Girls golf: Monarch’s Elliott aiming to build on stellar freshman campaign

Mark Leffingwell / Daily Camera
Monarch sophomore Delaney Elliot focused on her short game during the winter in hopes of turning second-place finishes into victories this spring.


Despite the success of her freshman season, Delaney Elliott isn’t one of those golfers who believes she will get better simply due to natural progression.

Sure, she finished in the top 20 of the Class 5A state tournament last season and averaged a 78 for her Monarch squad, but those numbers aren’t going to magically improve solely because she’s now a sophomore.

“I think fine-tuning is important,” Elliott said. “I worked really hard over the winter on my putting and short game, which will bring (scores) down a little bit. I’d like to get some wins in the spring, too, because last year I came in second a couple times.”

Elliott’s older brother, Jackson, is a senior for the Coyotes boys golf team. The siblings practiced together regularly while growing up, but not as much anymore. Jackson doesn’t plan to golf in college (he’s considering Colorado, Wake Forest and Wisconsin), but Delaney does.

“Definitely that’s what I want to do,” she said. “I want to play somewhere. I just don’t know where yet.”

Count Monarch coach Mike Riley as an unabashed fan of his sophomore standout. She finished in a tie for 19th place at state last at Tiara Rado Golf Course. She shot a 78 on Day 1 before settling for an 86 on Day 2.

Riley believes she would have finished a few spots higher if not for an error read on the final hole — “one that I helped her with, unfortunately,” he said — and believes she will climb the ladder on the state scorecard this season.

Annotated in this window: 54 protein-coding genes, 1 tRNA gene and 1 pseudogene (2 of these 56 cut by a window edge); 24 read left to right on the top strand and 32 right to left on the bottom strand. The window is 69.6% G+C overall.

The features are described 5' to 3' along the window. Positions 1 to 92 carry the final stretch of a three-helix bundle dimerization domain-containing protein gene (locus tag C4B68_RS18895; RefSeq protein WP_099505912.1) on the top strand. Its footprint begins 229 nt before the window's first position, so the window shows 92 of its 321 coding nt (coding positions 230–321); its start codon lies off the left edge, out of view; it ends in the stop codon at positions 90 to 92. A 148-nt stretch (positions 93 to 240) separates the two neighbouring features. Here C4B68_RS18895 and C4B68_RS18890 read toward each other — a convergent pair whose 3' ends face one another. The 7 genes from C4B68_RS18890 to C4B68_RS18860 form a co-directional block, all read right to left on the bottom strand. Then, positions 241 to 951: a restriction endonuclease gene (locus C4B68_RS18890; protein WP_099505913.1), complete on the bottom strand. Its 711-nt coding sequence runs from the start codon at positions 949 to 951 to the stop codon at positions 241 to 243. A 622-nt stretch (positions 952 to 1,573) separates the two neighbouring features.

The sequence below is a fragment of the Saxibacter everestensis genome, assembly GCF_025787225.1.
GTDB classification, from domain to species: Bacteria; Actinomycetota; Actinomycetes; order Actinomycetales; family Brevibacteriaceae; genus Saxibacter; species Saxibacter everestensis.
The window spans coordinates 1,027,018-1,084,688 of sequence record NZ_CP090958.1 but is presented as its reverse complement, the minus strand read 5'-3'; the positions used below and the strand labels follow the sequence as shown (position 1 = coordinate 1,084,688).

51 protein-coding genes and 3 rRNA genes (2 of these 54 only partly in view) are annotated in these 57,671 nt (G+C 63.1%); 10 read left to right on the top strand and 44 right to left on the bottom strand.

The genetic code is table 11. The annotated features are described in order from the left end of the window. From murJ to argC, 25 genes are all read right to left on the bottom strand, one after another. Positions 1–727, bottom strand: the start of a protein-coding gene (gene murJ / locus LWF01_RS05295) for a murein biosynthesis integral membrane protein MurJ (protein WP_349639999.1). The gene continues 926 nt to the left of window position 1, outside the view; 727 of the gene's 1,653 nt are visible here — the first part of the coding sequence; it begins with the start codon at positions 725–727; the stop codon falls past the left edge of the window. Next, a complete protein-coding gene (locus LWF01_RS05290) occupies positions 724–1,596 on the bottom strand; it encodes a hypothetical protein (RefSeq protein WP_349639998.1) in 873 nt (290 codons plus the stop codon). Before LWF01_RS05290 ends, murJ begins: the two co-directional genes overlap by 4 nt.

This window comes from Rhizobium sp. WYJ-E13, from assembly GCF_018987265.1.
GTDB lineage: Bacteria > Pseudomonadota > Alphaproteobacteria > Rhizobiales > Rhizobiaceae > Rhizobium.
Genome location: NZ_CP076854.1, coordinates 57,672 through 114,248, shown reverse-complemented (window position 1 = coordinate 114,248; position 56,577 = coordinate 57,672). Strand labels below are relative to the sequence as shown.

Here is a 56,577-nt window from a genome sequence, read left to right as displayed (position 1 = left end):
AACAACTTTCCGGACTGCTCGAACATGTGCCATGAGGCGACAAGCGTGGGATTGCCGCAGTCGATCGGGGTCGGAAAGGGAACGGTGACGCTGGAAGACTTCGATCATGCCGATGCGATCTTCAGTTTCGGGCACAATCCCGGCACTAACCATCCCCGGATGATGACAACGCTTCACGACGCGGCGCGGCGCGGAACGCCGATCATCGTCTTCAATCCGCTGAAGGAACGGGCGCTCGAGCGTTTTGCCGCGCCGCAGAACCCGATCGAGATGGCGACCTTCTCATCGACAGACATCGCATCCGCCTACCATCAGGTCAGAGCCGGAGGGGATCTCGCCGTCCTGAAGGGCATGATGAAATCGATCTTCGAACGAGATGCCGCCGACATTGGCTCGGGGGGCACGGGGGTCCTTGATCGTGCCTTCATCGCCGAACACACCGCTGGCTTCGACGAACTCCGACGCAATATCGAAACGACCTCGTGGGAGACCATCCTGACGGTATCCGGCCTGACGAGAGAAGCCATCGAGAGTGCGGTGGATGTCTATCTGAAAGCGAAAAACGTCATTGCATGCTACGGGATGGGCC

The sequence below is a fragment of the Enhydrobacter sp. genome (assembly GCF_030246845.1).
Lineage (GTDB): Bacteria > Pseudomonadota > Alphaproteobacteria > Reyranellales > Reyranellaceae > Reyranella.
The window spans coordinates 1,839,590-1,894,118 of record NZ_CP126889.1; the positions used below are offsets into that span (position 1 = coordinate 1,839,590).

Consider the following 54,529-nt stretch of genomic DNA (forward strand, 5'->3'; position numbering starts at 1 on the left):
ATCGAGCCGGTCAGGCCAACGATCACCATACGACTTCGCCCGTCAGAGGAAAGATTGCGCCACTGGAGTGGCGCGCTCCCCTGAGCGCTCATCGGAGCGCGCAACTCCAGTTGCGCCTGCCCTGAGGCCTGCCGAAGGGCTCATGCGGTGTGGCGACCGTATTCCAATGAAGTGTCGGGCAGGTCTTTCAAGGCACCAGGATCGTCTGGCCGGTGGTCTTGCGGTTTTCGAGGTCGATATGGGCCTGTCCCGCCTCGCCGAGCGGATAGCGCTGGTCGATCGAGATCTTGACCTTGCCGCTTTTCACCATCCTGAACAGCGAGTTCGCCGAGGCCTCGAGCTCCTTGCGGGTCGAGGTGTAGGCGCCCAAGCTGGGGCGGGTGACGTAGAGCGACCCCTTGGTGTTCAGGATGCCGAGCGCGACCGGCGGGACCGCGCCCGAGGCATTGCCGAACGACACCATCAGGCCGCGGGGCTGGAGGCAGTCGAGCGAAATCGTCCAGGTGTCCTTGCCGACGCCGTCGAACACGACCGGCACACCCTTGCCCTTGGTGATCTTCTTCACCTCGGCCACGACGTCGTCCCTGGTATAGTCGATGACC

There was nothing fluky about her marvelous freshman season, the coach said. It was all due to ability and fierce dedication.

“She really matured and I look for a real strong season from her this year,” Riley said. “She’s got all the weapons. She can putt, she drives the ball well, has great iron work and a great chipping ability as well.”

Riley’s only mild complaint is that Elliott can be too much of a perfectionist. It’s something Elliott admits, too.

“Golf isn’t a perfect game and so you can’t get mad at yourself when it doesn’t go exactly the way you want it,” Riley said. “She’s handles that pretty well, but I think as she matures it will be even better.

“I don’t see a weakness in her. It’s just that she wants to do so well that she gets disappointed in herself if she messes up a shot here or there.”

Said Elliott: “Definitely a goal of mine this year will to be to keep myself under control and brush off the bad holes, because that’s what causes other bad shots.”

Elliott said she has done a good job of dialing it back and keeping herself level, but that it’s “always a process.”

Assessing her own game, Elliott said her ability to shoot straight in the fairway is one of the biggest plusses. Putting and missing the occasional short shot is something she’s trying to progress on.

With her tireless work ethic, those fixes likely will be made. An ascension at state isn’t out of the question, either.

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